Top 5 Tips for Remote Teaching





In 2020, Pandemic Remote Teaching is a real thing.  Many of us were thrown into it in March, just around Spring Break.  For others, we began our journey of online teaching with the start of this school year in August or September.  Regardless of when you started, we have all learned some valuable lessons as we have embraced this new way of instruction.  Below are five tips that teachers find to be useful with online remote teaching.  I hope you will find something that helps you during this unprecedented time.


1. Keep it Simple:

It is important to keep your lessons simple for online learning.  Simplify how you present your material and include visuals when possible. Present material in small chunks with clear learning objectives. Simplify the task the students need to do to show mastery of the skill.  You want to make sure they can easily accomplish the task in an online environment.

2. Learn to Navigate your Online Platforms and Learning Management System:

You need a way to organize and manage your student's online learning. Most school districts now have a Learning Management System (LMS), such as Canvas, Moodle or Schoology, to manage their remote learners.  Teachers are also using platforms like Google Classroom, Google Apps and Nearpod, to provide online content and assignments.  It is important for teachers to learn how to use the apps and LMS that they have for their students. Start with the basics, but increase your knowledge as you go. 

3. Build Relationships:

You still want to build relationships with students even though you are online instead of in the classroom.  You want the students to know that you are a classroom community and that they belong whether they are virtual or face to face.  Create ways to get to know them better. One suggestion is to have virtual show and tell. Let students share something in their home that is important to them. Check in on your students. Use virtual morning meeting time to have one or two students share any celebrations or something interesting they would like to share. Each week, communicate with students by email, video messages, phone calls or other types of communication to follow-up with them on concerns or achievements. Just five minutes each day can make a difference to students in this difficult time.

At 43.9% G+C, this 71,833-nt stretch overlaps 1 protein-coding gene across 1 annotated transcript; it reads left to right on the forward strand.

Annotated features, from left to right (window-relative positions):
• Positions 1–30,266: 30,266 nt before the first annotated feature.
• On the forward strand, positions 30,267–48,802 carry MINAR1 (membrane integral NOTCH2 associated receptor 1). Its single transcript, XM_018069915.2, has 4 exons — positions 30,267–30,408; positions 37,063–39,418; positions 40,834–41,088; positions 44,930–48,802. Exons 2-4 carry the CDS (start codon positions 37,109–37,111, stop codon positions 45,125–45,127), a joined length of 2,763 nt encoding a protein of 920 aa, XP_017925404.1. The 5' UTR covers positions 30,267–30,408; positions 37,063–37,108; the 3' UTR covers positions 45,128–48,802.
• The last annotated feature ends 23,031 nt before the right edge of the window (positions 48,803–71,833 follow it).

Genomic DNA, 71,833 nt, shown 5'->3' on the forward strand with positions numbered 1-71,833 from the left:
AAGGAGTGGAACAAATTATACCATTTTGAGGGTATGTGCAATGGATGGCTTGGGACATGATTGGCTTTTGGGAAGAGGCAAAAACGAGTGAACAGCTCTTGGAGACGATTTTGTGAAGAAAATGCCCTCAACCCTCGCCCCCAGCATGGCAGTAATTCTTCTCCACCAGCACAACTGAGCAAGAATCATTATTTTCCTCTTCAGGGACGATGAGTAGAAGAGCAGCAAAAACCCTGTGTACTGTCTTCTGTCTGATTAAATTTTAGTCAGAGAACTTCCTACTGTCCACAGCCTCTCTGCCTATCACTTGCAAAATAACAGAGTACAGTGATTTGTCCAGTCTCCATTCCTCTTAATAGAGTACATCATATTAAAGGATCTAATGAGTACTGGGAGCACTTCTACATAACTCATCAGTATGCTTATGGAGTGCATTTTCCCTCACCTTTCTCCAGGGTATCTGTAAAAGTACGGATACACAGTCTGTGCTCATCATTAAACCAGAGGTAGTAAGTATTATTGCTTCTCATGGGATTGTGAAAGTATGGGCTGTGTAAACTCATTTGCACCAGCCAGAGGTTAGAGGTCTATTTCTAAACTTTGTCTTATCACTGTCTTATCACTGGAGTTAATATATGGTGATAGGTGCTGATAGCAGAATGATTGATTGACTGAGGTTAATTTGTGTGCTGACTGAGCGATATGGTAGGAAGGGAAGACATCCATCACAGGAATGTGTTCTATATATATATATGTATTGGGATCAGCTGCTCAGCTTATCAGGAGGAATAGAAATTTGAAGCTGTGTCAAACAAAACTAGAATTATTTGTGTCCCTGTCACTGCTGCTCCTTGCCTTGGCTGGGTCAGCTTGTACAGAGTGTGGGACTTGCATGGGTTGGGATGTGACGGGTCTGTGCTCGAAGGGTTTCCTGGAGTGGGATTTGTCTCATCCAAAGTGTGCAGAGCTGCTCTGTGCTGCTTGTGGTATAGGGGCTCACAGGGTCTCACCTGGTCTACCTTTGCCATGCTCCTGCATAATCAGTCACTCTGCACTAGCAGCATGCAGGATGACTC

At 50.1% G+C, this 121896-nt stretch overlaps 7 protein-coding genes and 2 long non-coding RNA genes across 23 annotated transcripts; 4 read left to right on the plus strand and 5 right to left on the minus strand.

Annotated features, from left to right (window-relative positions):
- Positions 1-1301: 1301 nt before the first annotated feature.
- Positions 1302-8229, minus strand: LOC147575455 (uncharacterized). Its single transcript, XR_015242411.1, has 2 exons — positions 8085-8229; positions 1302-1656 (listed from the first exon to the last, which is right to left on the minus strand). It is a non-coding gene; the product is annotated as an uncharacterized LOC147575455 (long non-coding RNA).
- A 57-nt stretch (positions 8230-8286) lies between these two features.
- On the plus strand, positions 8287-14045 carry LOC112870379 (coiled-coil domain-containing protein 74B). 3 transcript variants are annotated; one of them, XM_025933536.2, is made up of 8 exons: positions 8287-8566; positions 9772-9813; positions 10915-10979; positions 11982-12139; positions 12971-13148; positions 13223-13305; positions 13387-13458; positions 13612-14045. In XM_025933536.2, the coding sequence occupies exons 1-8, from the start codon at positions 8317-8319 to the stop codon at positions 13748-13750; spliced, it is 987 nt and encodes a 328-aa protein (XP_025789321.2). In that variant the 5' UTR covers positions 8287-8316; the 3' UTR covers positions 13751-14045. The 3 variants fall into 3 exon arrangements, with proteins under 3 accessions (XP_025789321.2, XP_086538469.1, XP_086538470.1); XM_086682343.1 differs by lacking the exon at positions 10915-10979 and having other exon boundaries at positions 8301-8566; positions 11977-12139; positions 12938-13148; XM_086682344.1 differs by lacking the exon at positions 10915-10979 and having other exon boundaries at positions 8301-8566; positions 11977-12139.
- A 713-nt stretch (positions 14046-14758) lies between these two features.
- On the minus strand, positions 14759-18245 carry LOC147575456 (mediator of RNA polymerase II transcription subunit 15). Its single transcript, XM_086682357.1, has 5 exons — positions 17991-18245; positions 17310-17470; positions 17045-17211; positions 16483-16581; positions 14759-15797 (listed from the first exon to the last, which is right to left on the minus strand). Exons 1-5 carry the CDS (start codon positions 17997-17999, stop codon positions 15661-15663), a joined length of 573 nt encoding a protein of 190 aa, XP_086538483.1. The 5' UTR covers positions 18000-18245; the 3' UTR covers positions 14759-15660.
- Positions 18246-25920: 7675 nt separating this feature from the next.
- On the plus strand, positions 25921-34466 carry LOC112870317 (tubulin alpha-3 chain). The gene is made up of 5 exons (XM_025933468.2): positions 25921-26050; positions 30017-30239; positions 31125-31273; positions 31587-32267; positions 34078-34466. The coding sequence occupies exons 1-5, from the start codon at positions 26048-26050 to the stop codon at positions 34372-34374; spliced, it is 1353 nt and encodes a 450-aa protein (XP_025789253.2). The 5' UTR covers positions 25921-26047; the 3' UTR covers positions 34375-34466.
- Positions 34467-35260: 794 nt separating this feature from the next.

4. Use Technology to Make your Online Lesson Engaging:

Whether you are using Zoom, Google Meets or Microsoft Teams to provide your online synchronous lessons with students, use that app's online features to your advantage to gain student engagement. We use Zoom with our students, and utilize several of their features during lessons. Zoom has interesting virtual backgrounds teachers can use. It allows students to communicate through chat, reaction icons and unmuting themselves. Zoom also has a whiteboard feature and annotation which allows students to interact when you share your screen.  During your asynchronous lessons, it also can help have a playlist of catchy songs or sound effects to use for attention or transitions. Random name pickers can also be found online and are a virtual form of the "Pick Sticks" teaching technique.  You can add students names to the random name pickers, and they choose a student's name for you to call on.